By Terri Lynn Oldham House
These days, there are times we can barely pry ourselves out of bed, and when we get home from work, we want to crawl back under those covers and go to sleep.
We realize that self-care is important and we need to let ourselves rest and recover from the stress.
The stay-at-home directives that are helpful during a pandemic can also create stress, loss, loneliness and isolation, which are key factors of depression.
Fear, worry and anxiety during these days of coronavirus can be overwhelming to say the least.
So many people have experienced disappointments, cancellations and major changes these past couple of months since the pandemic was declared.
Many youth in our community have lost the connection to their daily routines of seeing their favorite teachers, their principal and their friends.
Our young athletes saw their seasons end early, and for our spring athletes, the season barely started.
Senior prom, as most of us know it, didn’t happen. Now those same seniors are faced with nontraditional graduation ceremonies.
Parents were thrust into the roles of teachers when their children couldn’t go back to in-person instruction at school. Many of those parents had been helping provide an income for their family and now they find themselves unable to make ends meet.
Not only do they not have the money to pay the bills, but they can’t even find toilet paper and hand sanitizer or some basic staples when they go to the store.
Business owners are dealing with the inability to pay their employees. They can’t pay rent. They can’t pay utilities or other expenses.
And, starting a business back up during a pandemic isn’t as simple as we hoped it would be. There are new guidelines and necessary precautions that create challenge, change, and additional work and expense for businesses.
And, can you imagine trying to run a restaurant or a bar when you have to physically distance people 6 feet away from each other?
There is tremendous stress when you have to tell an employee that you need to cut their hours or when you are forced to let them go.
Even worse is the struggle for those employees to get through the ridiculous unemployment process and the wait to actually receive their benefits.
There are many people who are at high risk who have real concerns about going to the grocery store or anywhere they might have the chance of contracting COVID-19.
So many of our senior citizens are stuck inside in isolation and fear that catching this virus could claim their life.
Can you imagine being a first responder in this world today? Talk about stress.
And, victims of domestic violence may be stuck at home with their abuser and feel there is no way out.
While we may not have mentioned your scenario or situation, that doesn’t make it any less important.
We can’t think of anyone who has been untouched by this pandemic. Distress we feel is a normal response to a crisis.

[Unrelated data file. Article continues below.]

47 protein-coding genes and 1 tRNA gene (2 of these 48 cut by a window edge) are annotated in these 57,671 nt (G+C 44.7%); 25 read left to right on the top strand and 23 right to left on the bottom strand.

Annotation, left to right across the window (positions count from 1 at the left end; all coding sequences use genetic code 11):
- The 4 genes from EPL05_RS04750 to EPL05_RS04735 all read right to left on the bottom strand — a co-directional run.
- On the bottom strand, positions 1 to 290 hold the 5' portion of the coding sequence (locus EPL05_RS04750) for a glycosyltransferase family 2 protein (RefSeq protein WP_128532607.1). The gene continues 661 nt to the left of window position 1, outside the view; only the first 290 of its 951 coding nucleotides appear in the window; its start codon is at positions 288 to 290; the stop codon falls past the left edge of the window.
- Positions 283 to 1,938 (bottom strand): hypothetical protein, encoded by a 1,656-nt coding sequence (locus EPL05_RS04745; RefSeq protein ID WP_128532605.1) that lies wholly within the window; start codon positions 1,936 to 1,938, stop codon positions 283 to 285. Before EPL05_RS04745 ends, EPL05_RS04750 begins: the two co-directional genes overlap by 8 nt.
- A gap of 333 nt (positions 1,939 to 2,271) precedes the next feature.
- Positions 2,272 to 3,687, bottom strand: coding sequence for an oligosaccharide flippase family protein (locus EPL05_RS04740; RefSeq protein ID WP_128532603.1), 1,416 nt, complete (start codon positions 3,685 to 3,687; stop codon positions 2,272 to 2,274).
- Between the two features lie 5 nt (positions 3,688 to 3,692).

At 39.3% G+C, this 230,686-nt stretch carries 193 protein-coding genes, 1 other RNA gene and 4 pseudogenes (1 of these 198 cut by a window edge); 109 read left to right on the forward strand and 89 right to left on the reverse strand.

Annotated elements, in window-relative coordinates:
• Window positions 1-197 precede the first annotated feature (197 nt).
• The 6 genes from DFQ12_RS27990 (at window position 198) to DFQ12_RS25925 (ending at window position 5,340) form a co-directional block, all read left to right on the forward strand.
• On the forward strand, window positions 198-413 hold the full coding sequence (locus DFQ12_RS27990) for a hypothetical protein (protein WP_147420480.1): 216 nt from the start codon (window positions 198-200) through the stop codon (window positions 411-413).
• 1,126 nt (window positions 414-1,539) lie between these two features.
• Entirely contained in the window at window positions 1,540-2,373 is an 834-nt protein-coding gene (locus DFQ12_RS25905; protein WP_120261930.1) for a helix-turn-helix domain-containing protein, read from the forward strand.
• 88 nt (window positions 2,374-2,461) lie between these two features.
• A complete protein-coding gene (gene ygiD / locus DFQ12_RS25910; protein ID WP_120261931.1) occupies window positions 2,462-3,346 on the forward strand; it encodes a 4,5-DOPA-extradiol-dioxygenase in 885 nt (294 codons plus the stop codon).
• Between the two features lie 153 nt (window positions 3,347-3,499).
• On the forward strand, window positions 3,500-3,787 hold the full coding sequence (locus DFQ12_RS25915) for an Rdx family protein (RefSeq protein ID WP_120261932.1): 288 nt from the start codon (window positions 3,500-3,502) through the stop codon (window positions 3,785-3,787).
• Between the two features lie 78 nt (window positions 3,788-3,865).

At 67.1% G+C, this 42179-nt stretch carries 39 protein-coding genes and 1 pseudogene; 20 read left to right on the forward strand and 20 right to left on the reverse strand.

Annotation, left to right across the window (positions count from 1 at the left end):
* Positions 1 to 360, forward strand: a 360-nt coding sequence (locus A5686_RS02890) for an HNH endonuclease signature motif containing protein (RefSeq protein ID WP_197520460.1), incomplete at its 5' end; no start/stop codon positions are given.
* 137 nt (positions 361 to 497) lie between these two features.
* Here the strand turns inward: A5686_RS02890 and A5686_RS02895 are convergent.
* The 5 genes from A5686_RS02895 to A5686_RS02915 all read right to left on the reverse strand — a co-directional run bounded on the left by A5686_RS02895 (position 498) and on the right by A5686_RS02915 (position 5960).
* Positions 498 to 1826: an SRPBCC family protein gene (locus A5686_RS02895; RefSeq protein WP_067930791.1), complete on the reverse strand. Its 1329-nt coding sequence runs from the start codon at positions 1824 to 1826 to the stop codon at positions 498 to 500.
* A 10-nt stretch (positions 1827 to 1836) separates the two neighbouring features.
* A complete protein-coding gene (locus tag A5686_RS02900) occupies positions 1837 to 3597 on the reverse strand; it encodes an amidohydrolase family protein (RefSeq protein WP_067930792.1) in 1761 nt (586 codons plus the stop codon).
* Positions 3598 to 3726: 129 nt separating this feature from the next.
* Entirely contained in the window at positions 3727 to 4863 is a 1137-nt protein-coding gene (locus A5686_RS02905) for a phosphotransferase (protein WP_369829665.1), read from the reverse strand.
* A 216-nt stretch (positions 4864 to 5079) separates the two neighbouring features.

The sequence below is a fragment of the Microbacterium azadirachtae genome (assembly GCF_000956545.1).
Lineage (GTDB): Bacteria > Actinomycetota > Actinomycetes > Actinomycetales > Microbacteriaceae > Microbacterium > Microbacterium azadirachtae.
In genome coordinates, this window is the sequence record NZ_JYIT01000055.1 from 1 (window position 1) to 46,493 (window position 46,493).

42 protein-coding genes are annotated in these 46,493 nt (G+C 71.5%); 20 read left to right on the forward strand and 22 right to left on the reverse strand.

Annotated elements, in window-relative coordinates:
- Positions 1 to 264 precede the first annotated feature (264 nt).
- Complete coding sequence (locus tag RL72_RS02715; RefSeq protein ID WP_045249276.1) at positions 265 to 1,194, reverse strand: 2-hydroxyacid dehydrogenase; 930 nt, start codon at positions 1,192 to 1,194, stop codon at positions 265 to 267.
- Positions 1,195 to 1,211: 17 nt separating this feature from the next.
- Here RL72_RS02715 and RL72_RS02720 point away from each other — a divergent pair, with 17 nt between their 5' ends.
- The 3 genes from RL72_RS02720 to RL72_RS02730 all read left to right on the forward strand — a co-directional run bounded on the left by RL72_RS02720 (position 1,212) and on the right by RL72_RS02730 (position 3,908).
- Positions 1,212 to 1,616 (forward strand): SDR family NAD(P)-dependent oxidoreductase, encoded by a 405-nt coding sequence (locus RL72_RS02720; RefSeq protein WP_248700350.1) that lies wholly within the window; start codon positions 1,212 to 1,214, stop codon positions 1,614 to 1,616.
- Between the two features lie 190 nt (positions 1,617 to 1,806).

Who would have ever dreamed we would be living through a pandemic where we would be stuck at home? Alone.
There is hope. There is help.
What is important now is to do something about it. Take action.
If you, or someone you care about, are feeling overwhelmed with emotions like sadness, depression or anxiety, or feel like you want to harm yourself or others, please call 911.
Other sources for help include:
• Rise Above Violence is available 24 hours a day at (970) 264-9075. All calls are free and confidential.
• Axis Health System offers a 24-hour crisis support line. If you are experiencing a mental health emergency, call (970) 247-5245.
• Disaster Distress Helpline, call (800) 985-5990, or text TalkWithUs to 66746.
• National Suicide Prevention Lifeline’s
number is (800) 273-TALK (8255), 24/7,
or visit www.suicidepreventionlifeline.org.
• Thursday’s Child National Youth Advocacy Hotline is 800-USA-KIDS (872-5437), 24/7, or www.thursdayschild.org.
• National Domestic Violence Hotline, call (800) 799-7233 and TTY (800) 787-3224.
If you are not to the point of needing to call for help, there are some things you can do to help reduce the stress you are feeling. The Centers for Disease Control and Prevention suggests that you:
• Take breaks from watching, reading or listening to news stories, including social media. Hearing about the pandemic repeatedly can be upsetting.
• Take care of your body.
• Take deep breaths, stretch or meditate.
• Try to eat healthy, well-balanced meals.
• Exercise regularly, get plenty of sleep.
• Avoid alcohol and drugs.
• Make time to unwind. Try to do some other activities you enjoy.
• Connect with others. Talk with people you trust about your concerns and how you are feeling.
There are also ways we can help our friends, neighbors and loved ones. Just a phone call can make all the difference. You can also connect with them via email, send them a letter or a card, take a minute to text them a message, you can also video chat or arrange a Zoom gathering.
Is there someone you can reach out to today?
We encourage you to take care of your mental health and remember that there is always hope.